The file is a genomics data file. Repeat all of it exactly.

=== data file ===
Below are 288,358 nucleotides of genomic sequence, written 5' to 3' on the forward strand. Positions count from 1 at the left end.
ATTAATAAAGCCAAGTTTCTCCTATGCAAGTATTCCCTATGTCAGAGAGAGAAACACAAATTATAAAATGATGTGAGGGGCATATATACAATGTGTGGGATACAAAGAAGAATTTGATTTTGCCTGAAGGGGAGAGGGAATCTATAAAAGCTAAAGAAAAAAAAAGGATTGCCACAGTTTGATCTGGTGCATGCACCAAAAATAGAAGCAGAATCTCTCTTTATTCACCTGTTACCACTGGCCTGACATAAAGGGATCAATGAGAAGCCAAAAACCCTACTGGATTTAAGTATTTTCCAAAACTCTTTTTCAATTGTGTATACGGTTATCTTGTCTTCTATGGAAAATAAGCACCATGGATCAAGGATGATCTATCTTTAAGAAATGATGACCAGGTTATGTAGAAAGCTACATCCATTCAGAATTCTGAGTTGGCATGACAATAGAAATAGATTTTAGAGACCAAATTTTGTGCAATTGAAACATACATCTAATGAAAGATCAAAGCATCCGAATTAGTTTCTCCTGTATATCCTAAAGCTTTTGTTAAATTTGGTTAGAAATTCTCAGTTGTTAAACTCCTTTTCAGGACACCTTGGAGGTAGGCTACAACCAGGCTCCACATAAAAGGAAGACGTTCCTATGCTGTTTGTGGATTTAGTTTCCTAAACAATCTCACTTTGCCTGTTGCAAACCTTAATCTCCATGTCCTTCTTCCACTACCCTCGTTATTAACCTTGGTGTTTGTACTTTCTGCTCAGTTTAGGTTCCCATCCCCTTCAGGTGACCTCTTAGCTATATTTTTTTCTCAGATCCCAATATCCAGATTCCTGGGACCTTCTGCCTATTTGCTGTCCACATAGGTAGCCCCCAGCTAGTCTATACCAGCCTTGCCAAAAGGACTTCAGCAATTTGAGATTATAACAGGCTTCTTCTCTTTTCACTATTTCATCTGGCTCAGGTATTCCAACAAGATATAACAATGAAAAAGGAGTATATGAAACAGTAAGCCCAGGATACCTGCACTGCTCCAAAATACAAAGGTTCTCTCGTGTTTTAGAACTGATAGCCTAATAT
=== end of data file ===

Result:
Below are 288,358 nucleotides of genomic sequence, written 5' to 3' on the forward strand. Positions count from 1 at the left end.
ATTAATAAAGCCAAGTTTCTCCTATGCAAGTATTCCCTATGTCAGAGAGAGAAACACAAATTATAAAATGATGTGAGGGGCATATATACAATGTGTGGGATACAAAGAAGAATTTGATTTTGCCTGAAGGGGAGAGGGAATCTATAAAAGCTAAAGAAAAAAAAAGGATTGCCACAGTTTGATCTGGTGCATGCACCAAAAATAGAAGCAGAATCTCTCTTTATTCACCTGTTACCACTGGCCTGACATAAAGGGATCAATGAGAAGCCAAAAACCCTACTGGATTTAAGTATTTTCCAAAACTCTTTTTCAATTGTGTATACGGTTATCTTGTCTTCTATGGAAAATAAGCACCATGGATCAAGGATGATCTATCTTTAAGAAATGATGACCAGGTTATGTAGAAAGCTACATCCATTCAGAATTCTGAGTTGGCATGACAATAGAAATAGATTTTAGAGACCAAATTTTGTGCAATTGAAACATACATCTAATGAAAGATCAAAGCATCCGAATTAGTTTCTCCTGTATATCCTAAAGCTTTTGTTAAATTTGGTTAGAAATTCTCAGTTGTTAAACTCCTTTTCAGGACACCTTGGAGGTAGGCTACAACCAGGCTCCACATAAAAGGAAGACGTTCCTATGCTGTTTGTGGATTTAGTTTCCTAAACAATCTCACTTTGCCTGTTGCAAACCTTAATCTCCATGTCCTTCTTCCACTACCCTCGTTATTAACCTTGGTGTTTGTACTTTCTGCTCAGTTTAGGTTCCCATCCCCTTCAGGTGACCTCTTAGCTATATTTTTTTCTCAGATCCCAATATCCAGATTCCTGGGACCTTCTGCCTATTTGCTGTCCACATAGGTAGCCCCCAGCTAGTCTATACCAGCCTTGCCAAAAGGACTTCAGCAATTTGAGATTATAACAGGCTTCTTCTCTTTTCACTATTTCATCTGGCTCAGGTATTCCAACAAGATATAACAATGAAAAAGGAGTATATGAAACAGTAAGCCCAGGATACCTGCACTGCTCCAAAATACAAAGGTTCTCTCGTGTTTTAGAACTGATAGCCTAATAT